Site patrimonial du calvaire-d’Huberdeau

A popular pilgrimage location

An important element of Quebec religious heritage

Located on the shores of the Rivière Rouge, Huberdeau stands out by its calvary, built on a hill to the west of the village on land originally used by a wood merchant. The initial wood calvary built in 1892 was replaced by a road of crosses between 1910 and 1920.

The vast grassy and wooded territory comprises 27 statues approximately two metres high, a cross, and the Notre-Dame-de-Lourdes grotto. 

Stately crosses and statues

The statues and massive crosses made of bronze ironwork were created by the Union artistique internationale, a religious art workshop located in France. 

While the site only features 5 of the 14 stations of the Passion of the Christ, this is because some of the boats carrying the statues sank during the trip, which took place during World War I.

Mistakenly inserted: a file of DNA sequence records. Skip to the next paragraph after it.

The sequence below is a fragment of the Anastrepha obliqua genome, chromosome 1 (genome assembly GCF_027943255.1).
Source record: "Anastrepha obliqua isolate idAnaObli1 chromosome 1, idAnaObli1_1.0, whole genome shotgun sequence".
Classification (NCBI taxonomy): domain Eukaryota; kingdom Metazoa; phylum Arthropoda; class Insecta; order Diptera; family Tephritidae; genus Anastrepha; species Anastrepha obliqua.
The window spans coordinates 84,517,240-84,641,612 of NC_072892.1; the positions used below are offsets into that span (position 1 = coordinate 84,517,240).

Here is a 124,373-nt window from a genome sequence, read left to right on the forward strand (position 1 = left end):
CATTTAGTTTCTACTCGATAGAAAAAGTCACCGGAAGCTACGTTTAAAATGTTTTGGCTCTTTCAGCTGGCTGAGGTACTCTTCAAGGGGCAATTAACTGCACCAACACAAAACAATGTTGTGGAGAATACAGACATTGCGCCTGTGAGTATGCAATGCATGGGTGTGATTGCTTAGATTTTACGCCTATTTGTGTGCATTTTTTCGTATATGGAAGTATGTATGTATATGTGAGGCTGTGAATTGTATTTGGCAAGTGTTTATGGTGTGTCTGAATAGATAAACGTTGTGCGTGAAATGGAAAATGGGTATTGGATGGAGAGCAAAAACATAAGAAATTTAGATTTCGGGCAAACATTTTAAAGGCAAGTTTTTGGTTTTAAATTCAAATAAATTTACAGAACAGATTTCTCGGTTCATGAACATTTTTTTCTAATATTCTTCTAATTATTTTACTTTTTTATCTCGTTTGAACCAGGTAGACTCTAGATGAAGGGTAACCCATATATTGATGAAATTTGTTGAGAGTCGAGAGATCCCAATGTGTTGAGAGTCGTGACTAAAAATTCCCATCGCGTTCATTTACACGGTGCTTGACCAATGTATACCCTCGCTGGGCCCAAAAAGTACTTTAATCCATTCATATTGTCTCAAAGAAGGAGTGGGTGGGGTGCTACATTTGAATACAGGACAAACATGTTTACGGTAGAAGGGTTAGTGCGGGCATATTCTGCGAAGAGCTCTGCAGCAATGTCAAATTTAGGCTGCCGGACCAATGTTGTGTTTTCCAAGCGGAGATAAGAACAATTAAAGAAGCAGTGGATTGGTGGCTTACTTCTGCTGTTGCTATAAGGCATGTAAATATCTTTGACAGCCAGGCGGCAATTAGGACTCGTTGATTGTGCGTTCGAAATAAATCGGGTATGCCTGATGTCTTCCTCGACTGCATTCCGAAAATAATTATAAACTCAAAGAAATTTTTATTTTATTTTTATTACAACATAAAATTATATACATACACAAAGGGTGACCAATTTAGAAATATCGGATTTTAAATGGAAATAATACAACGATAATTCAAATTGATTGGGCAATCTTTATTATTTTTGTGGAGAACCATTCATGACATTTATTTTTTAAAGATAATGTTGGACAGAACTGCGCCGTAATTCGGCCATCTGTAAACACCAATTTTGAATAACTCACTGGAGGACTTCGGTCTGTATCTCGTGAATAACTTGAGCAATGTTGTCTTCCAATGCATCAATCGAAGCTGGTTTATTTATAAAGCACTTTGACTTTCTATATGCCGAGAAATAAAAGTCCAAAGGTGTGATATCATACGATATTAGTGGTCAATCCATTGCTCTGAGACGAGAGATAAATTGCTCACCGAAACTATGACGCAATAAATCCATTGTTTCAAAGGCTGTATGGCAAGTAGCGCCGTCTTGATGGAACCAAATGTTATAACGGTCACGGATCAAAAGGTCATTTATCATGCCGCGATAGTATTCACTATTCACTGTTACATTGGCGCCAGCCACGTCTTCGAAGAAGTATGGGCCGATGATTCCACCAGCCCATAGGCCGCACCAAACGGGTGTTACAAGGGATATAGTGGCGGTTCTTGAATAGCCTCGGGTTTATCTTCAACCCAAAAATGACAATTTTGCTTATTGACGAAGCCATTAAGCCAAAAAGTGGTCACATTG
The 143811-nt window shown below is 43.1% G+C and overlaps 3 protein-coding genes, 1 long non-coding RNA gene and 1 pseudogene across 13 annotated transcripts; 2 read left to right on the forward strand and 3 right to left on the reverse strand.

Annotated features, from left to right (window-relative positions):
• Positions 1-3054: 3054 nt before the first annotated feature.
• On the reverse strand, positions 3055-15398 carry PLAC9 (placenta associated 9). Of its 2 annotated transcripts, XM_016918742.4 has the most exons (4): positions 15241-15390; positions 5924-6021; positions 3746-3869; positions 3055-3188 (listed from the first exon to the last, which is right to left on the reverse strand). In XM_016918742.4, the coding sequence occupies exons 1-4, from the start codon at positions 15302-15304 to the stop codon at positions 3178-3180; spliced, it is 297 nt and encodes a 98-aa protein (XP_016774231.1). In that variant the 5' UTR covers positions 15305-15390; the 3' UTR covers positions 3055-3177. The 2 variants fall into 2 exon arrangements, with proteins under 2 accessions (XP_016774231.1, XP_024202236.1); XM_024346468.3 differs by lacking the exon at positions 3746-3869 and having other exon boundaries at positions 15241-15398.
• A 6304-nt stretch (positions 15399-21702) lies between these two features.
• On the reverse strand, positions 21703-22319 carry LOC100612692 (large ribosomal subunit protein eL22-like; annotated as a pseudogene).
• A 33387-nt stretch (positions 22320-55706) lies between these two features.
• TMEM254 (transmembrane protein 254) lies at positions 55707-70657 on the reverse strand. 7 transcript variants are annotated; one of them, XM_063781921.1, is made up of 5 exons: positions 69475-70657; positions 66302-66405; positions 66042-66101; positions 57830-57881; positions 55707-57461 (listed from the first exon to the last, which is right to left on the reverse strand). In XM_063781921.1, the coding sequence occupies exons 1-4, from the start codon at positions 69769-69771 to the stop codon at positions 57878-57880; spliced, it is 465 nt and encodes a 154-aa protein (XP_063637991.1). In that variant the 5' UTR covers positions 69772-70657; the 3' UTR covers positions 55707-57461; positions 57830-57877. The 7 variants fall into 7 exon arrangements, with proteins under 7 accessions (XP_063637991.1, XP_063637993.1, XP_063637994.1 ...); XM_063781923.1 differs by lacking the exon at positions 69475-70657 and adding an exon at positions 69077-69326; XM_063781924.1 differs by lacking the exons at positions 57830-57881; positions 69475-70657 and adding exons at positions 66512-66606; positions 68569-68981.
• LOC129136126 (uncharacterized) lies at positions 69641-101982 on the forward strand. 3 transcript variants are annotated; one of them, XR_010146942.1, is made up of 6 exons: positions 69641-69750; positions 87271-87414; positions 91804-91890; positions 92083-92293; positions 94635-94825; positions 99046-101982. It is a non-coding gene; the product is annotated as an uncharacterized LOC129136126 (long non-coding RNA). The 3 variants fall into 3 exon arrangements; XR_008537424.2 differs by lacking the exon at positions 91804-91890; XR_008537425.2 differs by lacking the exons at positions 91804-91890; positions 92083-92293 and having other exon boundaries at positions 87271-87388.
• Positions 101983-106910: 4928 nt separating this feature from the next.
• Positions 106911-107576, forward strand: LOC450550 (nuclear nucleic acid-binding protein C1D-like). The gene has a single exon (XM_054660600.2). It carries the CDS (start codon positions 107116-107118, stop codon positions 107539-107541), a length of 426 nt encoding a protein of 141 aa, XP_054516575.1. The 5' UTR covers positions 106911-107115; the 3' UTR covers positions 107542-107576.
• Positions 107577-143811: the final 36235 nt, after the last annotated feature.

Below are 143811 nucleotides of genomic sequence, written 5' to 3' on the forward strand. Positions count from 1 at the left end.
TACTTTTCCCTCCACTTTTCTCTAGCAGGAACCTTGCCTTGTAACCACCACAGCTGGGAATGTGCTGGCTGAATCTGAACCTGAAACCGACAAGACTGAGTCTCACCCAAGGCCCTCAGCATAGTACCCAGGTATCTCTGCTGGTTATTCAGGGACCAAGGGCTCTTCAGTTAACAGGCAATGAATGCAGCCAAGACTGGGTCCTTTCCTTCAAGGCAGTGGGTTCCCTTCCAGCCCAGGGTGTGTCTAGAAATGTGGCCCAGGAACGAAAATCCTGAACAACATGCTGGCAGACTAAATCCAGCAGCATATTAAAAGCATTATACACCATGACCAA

A breathtaking view

The Site patrimonial du calvaire-d’Huberdeau was designated a heritage site in 1997. It constitutes an important element of Quebec religious heritage.

With the renewed enthusiasm for the pilgrimage practice across Europe and Quebec, the location is especially popular on the first Sunday of the month of August to celebrate the calvary. It is also known for its breathtaking view of the Vallée de la Rouge and the outline of the majestic Tremblant mountain. 

Open year-round.

Extract of
Discover La Route des Belles-Histoires

Discover La Route des Belles-Histoires image circuit

Presented by : Tourisme Laurentides
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